The Feast of All Saints, which we celebrate every November 1st, is generally a time when most people pause to recall their favorite canonical saint: St. Francis, St. Ignatius, St. Dominic, Bl. Mother Teresa, and so on. Yet, what is often overlooked on this day is the degree to which we focus our attention a little too pointedly at those whom we place on a pedestal (not that doing so is a bad thing — we all need models, guides, and intercessors) and aver our gaze at those “saints” in our everyday lives. Instead of seeing the Feast of All Saints and the Feast of All Souls (celebrated on November 2nd) as two distinct celebrations, I suggest that we look at both as two sides of the same coin. This is the coin of the communion of saints, which includes all the baptized living, dead, and those who will come. In this sense, to talk about the communion of saints is to, yes, talk about those who we might describe as saints with a capital “S” (the “official” or “canonical” Saints). But it also includes those who are not so venerated, even those who might not be all that venerable. It also includes you and me.
The theologian Elizabeth Johnson, CSJ, of Fordham University, in her excellent book Friends of God and Prophets (Continuum 1999), makes the all-too-sad and all-too-true observation that “the communion of saints is one of the least developed symbols in the history of theological explanation.” The reason why we probably don’t think of the “saints of our everyday lives” alongside the big “S” saints, is precisely for this reason. We don’t have a very good or developed notion of sainthood nor of the communion of saints.
Johnson offers a rather beautiful overview of what the communion of saints means in the Christian tradition that we might find helpful on this day when we pause to remember All the saints — those canonized and, I would suggest, also those who are not.
The communion of saints is a Christian symbol that speaks of profound relationship. In traditional usage it points to an ongoing connection between the living and the dead, implying that the dead have found new life thanks to the merciful power of God. It also posits a bond of companionship among living persons themselves who, though widely separated geographically, form one church community. Since the range of those who seek God is as broad as the human race itself, it furthermore affirms a link between all who have been brushed with the fire of divine love and witness to this in their lives.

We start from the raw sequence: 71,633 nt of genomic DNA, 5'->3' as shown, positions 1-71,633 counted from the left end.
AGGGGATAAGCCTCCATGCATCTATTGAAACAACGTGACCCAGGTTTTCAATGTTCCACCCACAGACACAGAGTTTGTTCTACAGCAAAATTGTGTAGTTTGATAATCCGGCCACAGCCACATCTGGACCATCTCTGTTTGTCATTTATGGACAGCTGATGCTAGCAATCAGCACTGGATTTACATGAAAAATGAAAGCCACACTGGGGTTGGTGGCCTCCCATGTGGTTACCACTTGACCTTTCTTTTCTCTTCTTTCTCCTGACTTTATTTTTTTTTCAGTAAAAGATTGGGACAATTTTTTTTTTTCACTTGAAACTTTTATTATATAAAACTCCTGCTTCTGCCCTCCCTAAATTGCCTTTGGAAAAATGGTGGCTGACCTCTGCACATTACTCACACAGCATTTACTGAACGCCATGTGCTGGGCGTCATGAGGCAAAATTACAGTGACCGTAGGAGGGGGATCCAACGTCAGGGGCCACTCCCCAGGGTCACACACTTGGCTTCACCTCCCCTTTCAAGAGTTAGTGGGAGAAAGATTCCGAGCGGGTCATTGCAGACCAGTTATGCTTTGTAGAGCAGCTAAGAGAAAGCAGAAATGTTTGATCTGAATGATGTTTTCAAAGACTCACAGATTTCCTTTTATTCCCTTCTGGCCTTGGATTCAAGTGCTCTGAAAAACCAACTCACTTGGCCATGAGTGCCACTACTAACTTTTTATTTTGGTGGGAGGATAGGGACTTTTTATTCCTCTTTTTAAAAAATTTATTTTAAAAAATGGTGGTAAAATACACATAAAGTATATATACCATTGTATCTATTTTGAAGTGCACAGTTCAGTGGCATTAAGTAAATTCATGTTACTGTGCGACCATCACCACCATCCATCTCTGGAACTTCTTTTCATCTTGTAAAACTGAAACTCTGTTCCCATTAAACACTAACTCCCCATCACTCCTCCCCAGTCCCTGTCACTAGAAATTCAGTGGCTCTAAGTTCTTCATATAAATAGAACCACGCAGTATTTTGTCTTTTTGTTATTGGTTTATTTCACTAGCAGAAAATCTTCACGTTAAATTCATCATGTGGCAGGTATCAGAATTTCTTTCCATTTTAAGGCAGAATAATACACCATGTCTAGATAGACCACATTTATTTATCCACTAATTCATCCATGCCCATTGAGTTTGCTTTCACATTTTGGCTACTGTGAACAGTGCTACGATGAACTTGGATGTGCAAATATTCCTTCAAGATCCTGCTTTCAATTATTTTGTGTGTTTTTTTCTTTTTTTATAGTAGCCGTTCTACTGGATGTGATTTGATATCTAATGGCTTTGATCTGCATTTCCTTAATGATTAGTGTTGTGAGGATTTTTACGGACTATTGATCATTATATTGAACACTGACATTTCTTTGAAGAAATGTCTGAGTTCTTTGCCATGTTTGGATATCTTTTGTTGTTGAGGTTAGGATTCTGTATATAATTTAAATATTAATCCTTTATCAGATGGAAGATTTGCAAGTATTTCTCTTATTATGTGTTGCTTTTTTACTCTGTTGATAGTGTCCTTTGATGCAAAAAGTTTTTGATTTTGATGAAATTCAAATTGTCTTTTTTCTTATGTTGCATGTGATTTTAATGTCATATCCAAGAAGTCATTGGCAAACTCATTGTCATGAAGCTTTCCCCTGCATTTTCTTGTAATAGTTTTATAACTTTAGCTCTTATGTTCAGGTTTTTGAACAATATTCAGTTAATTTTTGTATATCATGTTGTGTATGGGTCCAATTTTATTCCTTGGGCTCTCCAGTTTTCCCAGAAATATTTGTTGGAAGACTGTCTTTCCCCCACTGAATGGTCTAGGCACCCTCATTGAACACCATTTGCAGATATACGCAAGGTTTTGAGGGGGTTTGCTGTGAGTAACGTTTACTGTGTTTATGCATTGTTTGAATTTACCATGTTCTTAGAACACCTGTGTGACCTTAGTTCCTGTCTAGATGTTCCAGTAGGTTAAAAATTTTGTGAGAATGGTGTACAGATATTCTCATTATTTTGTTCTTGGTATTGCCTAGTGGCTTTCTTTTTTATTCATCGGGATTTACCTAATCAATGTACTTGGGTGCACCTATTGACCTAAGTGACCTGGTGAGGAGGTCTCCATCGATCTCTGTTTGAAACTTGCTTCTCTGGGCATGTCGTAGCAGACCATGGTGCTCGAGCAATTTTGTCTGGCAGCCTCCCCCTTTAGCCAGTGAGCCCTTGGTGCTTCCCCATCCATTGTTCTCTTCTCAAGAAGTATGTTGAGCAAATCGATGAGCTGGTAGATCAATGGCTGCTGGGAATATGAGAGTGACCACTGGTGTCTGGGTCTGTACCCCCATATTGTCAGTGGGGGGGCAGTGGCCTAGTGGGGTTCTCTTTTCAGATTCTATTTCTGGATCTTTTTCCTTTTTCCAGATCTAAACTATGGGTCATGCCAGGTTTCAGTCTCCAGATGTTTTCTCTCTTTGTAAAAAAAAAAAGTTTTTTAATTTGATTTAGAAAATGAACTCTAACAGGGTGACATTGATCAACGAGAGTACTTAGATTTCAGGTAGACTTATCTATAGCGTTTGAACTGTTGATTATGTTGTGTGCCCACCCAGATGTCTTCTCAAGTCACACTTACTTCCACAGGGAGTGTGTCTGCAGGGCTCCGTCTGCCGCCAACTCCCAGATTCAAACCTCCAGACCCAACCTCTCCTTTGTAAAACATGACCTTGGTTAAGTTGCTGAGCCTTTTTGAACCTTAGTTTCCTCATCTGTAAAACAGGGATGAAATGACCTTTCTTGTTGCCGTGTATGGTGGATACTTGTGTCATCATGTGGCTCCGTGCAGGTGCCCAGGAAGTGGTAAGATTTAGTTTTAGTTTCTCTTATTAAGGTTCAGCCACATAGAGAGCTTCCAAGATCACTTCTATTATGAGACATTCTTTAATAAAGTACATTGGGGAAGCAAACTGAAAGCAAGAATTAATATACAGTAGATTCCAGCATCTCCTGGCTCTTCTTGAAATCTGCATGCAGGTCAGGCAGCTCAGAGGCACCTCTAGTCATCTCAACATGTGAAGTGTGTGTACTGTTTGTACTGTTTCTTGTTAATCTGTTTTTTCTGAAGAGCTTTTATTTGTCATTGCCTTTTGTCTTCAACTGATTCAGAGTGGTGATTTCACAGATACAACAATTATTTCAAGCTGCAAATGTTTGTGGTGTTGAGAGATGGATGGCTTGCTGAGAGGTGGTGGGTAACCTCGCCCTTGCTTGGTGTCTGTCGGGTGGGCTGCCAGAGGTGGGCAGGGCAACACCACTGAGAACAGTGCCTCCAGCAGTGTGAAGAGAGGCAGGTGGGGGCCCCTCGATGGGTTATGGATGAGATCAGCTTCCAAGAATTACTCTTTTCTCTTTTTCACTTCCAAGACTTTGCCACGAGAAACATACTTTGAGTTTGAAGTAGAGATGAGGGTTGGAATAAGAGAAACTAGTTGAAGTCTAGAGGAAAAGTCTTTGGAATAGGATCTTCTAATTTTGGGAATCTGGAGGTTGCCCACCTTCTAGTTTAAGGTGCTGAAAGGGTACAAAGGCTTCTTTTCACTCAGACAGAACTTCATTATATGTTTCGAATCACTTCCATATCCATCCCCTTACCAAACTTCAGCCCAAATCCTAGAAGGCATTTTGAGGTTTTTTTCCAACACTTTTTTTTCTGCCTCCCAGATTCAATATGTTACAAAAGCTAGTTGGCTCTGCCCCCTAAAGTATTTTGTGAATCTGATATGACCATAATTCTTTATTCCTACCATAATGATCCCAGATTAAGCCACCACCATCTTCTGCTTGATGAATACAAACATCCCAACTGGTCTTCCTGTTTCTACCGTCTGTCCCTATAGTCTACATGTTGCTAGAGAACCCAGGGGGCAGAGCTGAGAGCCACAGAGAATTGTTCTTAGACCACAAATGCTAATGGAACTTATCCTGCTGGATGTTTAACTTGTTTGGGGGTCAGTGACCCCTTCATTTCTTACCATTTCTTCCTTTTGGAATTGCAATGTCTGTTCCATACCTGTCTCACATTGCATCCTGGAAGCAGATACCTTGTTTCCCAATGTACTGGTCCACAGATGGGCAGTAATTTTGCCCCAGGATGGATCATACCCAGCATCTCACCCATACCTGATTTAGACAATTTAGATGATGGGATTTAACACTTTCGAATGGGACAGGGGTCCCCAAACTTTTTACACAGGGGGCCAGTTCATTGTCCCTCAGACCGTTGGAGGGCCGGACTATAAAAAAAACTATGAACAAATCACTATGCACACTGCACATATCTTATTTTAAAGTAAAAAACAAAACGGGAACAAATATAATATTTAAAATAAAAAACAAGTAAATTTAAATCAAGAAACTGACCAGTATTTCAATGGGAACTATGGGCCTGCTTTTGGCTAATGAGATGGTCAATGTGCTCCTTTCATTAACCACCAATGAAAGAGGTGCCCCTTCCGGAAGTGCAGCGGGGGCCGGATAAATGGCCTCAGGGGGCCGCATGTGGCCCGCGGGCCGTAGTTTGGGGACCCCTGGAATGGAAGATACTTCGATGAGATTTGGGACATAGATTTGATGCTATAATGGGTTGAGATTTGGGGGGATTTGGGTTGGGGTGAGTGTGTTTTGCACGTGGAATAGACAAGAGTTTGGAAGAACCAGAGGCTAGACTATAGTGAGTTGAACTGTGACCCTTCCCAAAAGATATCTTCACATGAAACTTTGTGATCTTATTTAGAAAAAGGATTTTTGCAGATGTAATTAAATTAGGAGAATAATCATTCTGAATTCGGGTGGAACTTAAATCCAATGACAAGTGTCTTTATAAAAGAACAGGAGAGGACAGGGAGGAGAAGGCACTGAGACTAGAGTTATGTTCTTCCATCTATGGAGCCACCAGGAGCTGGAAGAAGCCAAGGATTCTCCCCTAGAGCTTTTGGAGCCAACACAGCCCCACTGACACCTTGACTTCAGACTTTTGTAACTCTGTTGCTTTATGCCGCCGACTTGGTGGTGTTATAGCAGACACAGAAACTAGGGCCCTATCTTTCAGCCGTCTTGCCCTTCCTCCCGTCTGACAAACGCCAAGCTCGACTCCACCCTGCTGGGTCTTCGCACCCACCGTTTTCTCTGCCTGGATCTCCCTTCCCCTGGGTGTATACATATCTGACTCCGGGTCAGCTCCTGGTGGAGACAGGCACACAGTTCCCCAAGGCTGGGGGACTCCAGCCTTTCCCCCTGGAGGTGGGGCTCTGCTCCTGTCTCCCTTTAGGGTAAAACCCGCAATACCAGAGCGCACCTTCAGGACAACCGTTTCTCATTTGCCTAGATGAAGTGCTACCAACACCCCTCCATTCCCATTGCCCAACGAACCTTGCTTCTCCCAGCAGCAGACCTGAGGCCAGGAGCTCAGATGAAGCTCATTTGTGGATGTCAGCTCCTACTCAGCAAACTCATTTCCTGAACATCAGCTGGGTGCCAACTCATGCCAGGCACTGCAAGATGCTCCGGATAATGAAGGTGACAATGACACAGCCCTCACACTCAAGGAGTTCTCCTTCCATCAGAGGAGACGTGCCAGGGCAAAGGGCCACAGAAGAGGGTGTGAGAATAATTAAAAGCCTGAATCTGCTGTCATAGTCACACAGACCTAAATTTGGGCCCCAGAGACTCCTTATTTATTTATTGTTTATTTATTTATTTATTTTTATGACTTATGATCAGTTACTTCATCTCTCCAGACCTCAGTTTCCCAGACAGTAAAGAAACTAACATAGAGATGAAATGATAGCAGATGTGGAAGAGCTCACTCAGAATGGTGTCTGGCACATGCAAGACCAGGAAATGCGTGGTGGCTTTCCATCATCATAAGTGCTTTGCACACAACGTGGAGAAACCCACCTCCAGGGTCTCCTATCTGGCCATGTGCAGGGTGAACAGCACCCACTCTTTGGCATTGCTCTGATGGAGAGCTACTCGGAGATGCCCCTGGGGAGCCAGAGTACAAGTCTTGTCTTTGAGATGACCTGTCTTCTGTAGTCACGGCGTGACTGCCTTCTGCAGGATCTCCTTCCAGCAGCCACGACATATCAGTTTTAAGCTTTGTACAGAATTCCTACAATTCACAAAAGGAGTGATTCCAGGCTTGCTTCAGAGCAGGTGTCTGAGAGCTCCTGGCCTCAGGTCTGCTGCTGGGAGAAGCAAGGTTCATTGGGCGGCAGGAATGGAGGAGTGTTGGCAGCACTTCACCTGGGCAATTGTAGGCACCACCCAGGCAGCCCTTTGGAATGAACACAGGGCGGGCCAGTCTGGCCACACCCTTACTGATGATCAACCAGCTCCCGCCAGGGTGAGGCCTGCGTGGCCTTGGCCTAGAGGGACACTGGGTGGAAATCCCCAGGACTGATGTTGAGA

We are also the saints, the ones baptized into a special relationship to one another in Christ, that are to be recalled today (and, really, everyday). But we don’t recall ourselves as members of the communion of saints in some self-centered or egocentric way. Instead, our recollection is one of communion, of relationship, of connection, and of companionship.
We don’t go about life alone and isolated, removed from fears and hopes, the joys and sorrows of our fellow women and men. We are called to return to our baptismal and fundamentally human roots, and recall that we are sisters and brother to one another.
The communion of saints includes those great models of Christian living that have gone before us and that are celebrated by the universal church. But the communion of saints also includes all the nameless women and men who have lived their lives without acclaim or notice, who were mothers and fathers, teachers and laborers, children and the like. We have a lot about which to reflect on this solemnity, the Feast of All Saints. While we pause and recall the litany of the big “S” saints, let us also remember ourselves, our family, our friends, and all those whom we might never meet and know.
As the Second Vatican Council document Lumen Gentium, a line that is repeated in the new translation of Eucharistic Prayer III, reminds us, “All the faithful, scattered though they be throughout the world, are in communion with each other in the Holy Spirit” (no. 13). May we celebrate that truth today and live as the members of the communion of saints that we are.